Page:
It's Not As If Jim Hawkins didn't give Denise Withers, CMP, some warning. It's just that her mentor was a wee bit too subtle.

A decade ago, Hawkins was associate director of the Louisville-based Kentucky Baptist Convention, and Withers worked for him, planning logistics and learning the ins and outs of event and meeting planning.

One day, with the planning of the next state convention approaching, Hawkins said to Withers, “I'd like you to handle this on your own.”

She was pleased by his confidence in her, but she didn't see what was coming. Six months after Withers successfully executed the convention, Hawkins retired.

“That first year, I tried not to let it show, but inside it was pretty overwhelming. When I see him now, I say, ‘Do you know what you've done to me?’ And he smiles real big,” she says, laughing.

As convention logistics coordinator for the Kentucky Baptist Convention, Withers stresses that she is part of a team that pulls together the state's annual event. “I plan the logistical details. I don't plan the programming or media production. I do work … with other staff members who wear those hats. We work as a team.”

It's a role she began growing into almost two decades ago, first in public relations and marketing and gradually through an increased understanding of event planning.

“I have always enjoyed planning special events,” Withers says. “Hospitality is one of my spiritual gifts. Jim Hawkins mentored me; he saw this ability in me.”

Withers recently completed her 11th consecutive annual convention. As anyone in the business knows, it doesn't get any easier, no matter how much practical experience she might have on the job.

“The toughest part?” she asks, aiming the question at herself. “Not getting so comfortable.” You can't think that it will all be fine just because you've been doing it so many years, she explains. “Every year, there is some new development that you've got to make note of for next year.”

Calendar Girl

Most years, the Kentucky Baptist Convention meets in a church that can handle more than 2,000 people. But nine years ago, the group diverged from its routine and booked a small convention center. Eleven months out, Withers happened to look at the date on the contract.

“My co-workers call me ‘Calendar Girl.’ When I looked at the contract, I about had a heart attack! They had us down on the same day as the 2000 presidential election!”

Withers was embarrassed — “This was the year I got my CMP!” — but the convention center let the group out of its date and contract with minimal fuss.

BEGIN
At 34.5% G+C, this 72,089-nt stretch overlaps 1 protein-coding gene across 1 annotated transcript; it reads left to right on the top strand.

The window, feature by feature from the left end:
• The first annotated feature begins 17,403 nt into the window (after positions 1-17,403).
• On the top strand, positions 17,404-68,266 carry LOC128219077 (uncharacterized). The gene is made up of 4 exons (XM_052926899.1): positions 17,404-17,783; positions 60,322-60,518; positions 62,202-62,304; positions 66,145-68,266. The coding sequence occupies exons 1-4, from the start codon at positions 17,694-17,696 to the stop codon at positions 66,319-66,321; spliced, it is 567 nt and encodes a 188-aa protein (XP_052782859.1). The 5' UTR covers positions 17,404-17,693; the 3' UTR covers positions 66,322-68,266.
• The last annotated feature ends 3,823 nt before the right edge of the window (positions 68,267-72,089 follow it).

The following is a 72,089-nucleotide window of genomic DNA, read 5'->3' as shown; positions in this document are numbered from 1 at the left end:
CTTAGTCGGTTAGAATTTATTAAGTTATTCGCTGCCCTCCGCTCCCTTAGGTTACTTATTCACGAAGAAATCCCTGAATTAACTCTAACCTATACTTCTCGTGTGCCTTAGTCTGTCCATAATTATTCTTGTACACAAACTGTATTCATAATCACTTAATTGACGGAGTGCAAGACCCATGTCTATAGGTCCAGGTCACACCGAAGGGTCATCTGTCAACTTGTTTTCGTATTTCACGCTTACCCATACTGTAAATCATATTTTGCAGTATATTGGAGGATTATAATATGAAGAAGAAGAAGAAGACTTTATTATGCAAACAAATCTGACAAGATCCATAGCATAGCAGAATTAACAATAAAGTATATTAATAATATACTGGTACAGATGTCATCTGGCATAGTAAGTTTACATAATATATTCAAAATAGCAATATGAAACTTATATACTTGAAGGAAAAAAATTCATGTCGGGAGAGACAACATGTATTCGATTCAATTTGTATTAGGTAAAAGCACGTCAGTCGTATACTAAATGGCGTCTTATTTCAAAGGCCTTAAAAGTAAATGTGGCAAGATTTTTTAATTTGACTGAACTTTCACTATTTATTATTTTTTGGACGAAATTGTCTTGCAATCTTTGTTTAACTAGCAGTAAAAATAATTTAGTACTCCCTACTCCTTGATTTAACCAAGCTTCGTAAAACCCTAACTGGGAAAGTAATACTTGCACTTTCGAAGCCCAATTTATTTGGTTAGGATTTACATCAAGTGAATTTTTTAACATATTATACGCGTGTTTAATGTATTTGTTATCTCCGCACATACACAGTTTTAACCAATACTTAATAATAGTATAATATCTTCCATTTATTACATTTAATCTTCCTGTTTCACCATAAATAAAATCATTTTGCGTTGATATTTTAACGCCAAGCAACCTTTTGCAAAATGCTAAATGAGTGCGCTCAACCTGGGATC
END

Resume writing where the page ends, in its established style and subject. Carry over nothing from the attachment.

“It proves [the point]: Don't always assume, don't always get comfortable,” Withers says. “You have to read the fine print. You have to proofread carefully. When the last draft came back from the convention center, they had a typo on the date. The correct date was on the first one, but I didn't look at it carefully the second time.”

Pulling It Off

Attendance in recent years has been off from the convention's highs of more than 1,800 — typical attendance now is 1,300 to 1,500. The group does not require pre-registration, so it hopes for the best. Some 2,400 member churches can each send up to 10 “Messengers” to the annual event.

The more the merrier, of course.

“When it turns into a successful event, the sense of satisfaction that we pulled it together, and attendees enjoyed it, and staff members had a good experience, is its own reward,” she says. “Getting everything done, meeting deadlines, knowing that all the long hours were successful, and the work was worth it, make my day.”

Bulletins:

  • Individuals or groups who purchase goods in Mexico are now able to get their Value-Added Tax refunded by completing a form and presenting it together with an invoice at the airport.

  • The Travelers Privacy Protection Act has been introduced in Congress. The new legislation would curtail the ability of U.S. Border Patrol agents to search and seize laptops at U.S. borders without reasonable suspicion.

  • The Convention Industry Council is accepting nominations for the 2010 Hall of Leaders. The deadline for the bi-annual awards is January 16, 2009. Inductees will be announced in March 2009.

  • Accepted Practices Exchange, an initiative of the Convention Industry Council, has unveiled Powershop, an application that allows suppliers and planners to send, store, and retrieve documents via the Internet.

About Denise Withers

Education: Indiana University Southeast in New Albany, Indiana (B.S. in education; A.S. in journalism); Southern Baptist Theological Seminary in Louisville, Kentucky (Master of Divinity in Christian education)

Employment: Kentucky Baptist Convention since 1987

Hometown: Born in Louisville, Kentucky; grew up in Sellersburg, Indiana

Family: Husband, Ed, is a senior programmer for Louisville Gas & Electric; son, Graham, 17, is a junior in high school

Hobbies: “Believe it or not, I enjoy planning special events, as well as entertaining, cooking, traveling, landscaping, American history, and University of Kentucky sports.”

RCMA Member Since 1992